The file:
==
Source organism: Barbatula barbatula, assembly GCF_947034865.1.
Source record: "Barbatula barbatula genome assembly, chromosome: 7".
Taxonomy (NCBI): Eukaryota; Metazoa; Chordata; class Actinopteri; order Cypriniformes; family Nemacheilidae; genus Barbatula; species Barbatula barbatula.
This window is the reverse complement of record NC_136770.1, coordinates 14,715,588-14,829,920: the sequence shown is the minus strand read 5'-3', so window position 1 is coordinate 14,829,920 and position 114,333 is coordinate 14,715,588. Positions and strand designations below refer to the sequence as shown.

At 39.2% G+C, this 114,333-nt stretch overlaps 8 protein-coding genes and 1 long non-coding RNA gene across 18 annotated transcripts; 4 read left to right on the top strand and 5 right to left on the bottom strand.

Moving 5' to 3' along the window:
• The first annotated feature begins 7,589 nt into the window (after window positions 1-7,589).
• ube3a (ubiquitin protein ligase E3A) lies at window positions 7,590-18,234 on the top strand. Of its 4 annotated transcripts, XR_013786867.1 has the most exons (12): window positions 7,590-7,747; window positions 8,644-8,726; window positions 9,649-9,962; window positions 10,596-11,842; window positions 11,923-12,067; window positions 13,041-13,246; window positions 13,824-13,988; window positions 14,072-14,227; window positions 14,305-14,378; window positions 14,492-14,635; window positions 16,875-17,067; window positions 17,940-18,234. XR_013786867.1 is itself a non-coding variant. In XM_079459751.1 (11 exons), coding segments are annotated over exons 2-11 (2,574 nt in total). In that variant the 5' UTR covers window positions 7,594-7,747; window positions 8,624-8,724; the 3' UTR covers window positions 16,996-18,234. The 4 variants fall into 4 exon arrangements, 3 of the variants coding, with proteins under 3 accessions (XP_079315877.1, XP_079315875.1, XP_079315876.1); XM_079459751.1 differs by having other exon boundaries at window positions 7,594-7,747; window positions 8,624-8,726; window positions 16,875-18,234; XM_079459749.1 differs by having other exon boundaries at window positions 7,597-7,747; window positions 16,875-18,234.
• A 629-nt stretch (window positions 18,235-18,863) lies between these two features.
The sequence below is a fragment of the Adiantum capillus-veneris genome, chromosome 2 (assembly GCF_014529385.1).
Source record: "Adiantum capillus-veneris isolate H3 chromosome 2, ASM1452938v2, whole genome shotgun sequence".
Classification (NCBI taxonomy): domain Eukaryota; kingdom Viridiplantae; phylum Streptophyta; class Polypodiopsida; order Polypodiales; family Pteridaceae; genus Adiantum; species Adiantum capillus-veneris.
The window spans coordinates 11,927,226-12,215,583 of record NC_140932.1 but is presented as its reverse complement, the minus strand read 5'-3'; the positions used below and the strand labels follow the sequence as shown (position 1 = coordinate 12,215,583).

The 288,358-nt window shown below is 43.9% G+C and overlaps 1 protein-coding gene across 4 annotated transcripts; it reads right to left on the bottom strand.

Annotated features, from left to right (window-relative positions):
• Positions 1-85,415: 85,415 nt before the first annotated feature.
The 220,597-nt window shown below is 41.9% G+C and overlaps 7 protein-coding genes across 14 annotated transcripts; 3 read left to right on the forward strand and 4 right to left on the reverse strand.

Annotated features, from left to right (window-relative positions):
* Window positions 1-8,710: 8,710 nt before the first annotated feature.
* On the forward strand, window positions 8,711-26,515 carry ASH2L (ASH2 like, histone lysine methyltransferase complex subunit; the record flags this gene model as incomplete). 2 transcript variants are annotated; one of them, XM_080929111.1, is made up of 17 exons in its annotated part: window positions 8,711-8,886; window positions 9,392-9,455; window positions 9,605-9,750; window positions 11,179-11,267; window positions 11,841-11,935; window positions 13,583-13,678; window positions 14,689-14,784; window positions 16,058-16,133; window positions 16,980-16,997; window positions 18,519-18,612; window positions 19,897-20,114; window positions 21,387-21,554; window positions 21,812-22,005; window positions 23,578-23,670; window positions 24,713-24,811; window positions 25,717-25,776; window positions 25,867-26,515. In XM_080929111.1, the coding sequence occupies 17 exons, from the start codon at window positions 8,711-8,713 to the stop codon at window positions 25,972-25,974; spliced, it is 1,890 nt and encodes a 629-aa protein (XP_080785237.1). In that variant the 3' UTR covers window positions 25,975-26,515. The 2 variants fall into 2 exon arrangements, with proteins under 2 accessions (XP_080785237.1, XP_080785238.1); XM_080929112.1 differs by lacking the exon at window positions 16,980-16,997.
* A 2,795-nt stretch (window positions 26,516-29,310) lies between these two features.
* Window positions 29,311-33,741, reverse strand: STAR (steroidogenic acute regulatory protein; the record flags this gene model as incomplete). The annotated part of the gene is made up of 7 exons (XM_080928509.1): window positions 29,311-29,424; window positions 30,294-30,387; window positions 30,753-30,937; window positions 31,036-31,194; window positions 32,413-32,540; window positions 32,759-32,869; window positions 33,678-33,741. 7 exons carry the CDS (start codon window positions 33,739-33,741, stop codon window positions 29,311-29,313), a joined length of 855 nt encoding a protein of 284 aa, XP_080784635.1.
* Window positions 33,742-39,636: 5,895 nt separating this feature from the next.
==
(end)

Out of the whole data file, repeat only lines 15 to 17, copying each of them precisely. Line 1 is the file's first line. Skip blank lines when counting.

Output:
Annotated features, from left to right (window-relative positions):
• Positions 1-85,415: 85,415 nt before the first annotated feature.
The 220,597-nt window shown below is 41.9% G+C and overlaps 7 protein-coding genes across 14 annotated transcripts; 3 read left to right on the forward strand and 4 right to left on the reverse strand.